USA Cycling does it again, and what “it” is is making decisions that really don’t make a whole lot of sense from a quality of racing or rider development standpoint, but purely as a way to shore up finances.

I read the press release. I read the article on Cyclingtips.com. I’ve thought about it for a few hours, and I’ve got some serious issues with a few of the new policies.

A fondo is not a race. It doesn’t teach you about race tactics, and for many people it doesn’t teach you how to ride in a group.

I think even the current upgrade requirements for Cat 5 to Cat 4 are too lenient. You should be required to participate in new racer clinics, and you should be required to participate (and finish in the field) in several crits and road races before upgrading.

The vast majority of people in a fondo are recreational riders, not competitive riders … it isn’t about beating that guy over there or “winning”, it’s about finishing and hopefully improving your own time compared against prior years. Most of these participants are only “racing” themselves, not anyone else. And the rider who is “racing” is likely doing so against people who are not racing them in return, and that does not sound like a tasty recipe for success to me. It sounds dangerous.

Also, why add a women’s Cat 5 category when you can’t get enough women racing in the current category structure as is? Nothing like fragmenting categories even more … maybe USAC should expand the men’s categories to 8, and masters fields to x0-x3, x4-x6, and x7-x9.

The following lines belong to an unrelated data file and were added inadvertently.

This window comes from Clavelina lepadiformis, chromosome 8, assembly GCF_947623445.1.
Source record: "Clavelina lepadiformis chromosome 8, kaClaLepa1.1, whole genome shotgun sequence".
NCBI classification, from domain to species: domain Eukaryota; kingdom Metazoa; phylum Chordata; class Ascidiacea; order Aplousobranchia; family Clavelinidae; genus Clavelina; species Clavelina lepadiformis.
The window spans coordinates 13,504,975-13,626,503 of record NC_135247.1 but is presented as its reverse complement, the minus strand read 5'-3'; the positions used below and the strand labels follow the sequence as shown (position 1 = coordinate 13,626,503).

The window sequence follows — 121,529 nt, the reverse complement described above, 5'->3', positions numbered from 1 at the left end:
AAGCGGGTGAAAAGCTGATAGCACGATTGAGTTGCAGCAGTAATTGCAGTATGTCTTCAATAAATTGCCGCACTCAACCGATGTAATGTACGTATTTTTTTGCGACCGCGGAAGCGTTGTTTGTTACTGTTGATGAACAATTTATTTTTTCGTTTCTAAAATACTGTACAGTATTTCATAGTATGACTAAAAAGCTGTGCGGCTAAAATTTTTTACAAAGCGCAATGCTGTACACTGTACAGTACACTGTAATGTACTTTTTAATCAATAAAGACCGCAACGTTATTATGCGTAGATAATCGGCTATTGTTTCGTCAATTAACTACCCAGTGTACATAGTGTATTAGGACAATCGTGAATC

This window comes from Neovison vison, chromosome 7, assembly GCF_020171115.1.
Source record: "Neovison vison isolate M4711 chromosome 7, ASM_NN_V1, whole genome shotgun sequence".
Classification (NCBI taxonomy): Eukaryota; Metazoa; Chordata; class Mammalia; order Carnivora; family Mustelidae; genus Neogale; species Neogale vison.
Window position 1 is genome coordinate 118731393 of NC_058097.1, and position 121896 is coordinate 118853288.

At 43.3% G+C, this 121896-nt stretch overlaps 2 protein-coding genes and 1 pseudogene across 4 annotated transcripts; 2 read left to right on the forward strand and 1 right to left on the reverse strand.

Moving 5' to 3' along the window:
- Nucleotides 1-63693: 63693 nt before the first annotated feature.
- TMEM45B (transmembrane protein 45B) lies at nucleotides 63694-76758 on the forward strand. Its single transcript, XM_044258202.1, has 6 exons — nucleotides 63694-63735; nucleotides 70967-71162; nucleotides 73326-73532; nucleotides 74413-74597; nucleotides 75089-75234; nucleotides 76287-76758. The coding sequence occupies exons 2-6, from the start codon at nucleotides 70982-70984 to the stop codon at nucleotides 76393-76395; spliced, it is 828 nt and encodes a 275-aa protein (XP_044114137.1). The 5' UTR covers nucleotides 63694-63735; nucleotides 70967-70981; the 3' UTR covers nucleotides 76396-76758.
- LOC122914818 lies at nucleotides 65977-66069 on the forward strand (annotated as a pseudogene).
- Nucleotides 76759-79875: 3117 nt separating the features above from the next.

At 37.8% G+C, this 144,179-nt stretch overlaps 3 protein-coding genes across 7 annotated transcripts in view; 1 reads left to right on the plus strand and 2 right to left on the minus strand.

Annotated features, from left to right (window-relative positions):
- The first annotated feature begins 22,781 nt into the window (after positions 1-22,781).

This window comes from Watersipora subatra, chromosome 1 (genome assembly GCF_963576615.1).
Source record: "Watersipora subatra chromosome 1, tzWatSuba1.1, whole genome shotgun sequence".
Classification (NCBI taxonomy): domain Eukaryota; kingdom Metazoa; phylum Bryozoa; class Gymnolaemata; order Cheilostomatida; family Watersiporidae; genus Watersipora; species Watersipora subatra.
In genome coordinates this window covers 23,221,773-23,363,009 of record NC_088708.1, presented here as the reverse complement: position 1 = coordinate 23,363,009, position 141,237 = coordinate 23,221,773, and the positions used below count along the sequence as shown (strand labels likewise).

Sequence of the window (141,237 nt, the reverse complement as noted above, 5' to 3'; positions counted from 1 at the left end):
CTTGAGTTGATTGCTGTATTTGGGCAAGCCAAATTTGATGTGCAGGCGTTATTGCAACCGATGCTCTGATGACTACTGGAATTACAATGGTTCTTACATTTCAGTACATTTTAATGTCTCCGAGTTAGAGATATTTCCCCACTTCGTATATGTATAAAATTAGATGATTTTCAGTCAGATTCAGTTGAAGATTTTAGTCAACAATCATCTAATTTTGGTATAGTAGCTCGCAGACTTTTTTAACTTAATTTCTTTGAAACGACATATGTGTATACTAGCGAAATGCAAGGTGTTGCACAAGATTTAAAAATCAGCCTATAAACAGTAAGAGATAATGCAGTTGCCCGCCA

It seems clear to me that with USA Cycling’s recent financial woes, that the expansion of their Ride membership program and these new changes are about bringing new people into the USAC-fold … which is not bad thing … but without developing those riders to ensure that they are actually ready for their upgrades.

By allowing riders to use Fondos for upgrades, you might as well allow them to use Strava results and training logs showing how much power they put out, and thus how “good” they are.

A rider can upgrade from 5 to 4 by finishing 10 races. There’s no requirement on where you need to finish. So I could start 10 races, soft-pedal, and finish way behind the field. As long as I’m classified as a finisher, it counts. A rider can also upgrade from 5 to 4 by earning 10 points in races. If I enter a single road race with a 50 rider field, sit in, and take the sprint for the win, I’ve just earned my 10 upgrade points. Neither of those situations would illustrate that I’m actually ready for a Cat 4 upgrade, just that I’m eligible.

Just because you can upgrade doesn’t mean that you necessarily should upgrade … so maybe instead of adding more categories, they should tighten up the upgrade requirements to ensure that riders are ready for the upgrade before they actually get the upgrade, and that’s really my point; riders shouldn’t upgrade until they are actually ready.

I understand trying to improve your financial outlook by growing membership, but this particular tactic for doing so? Not a wise decision.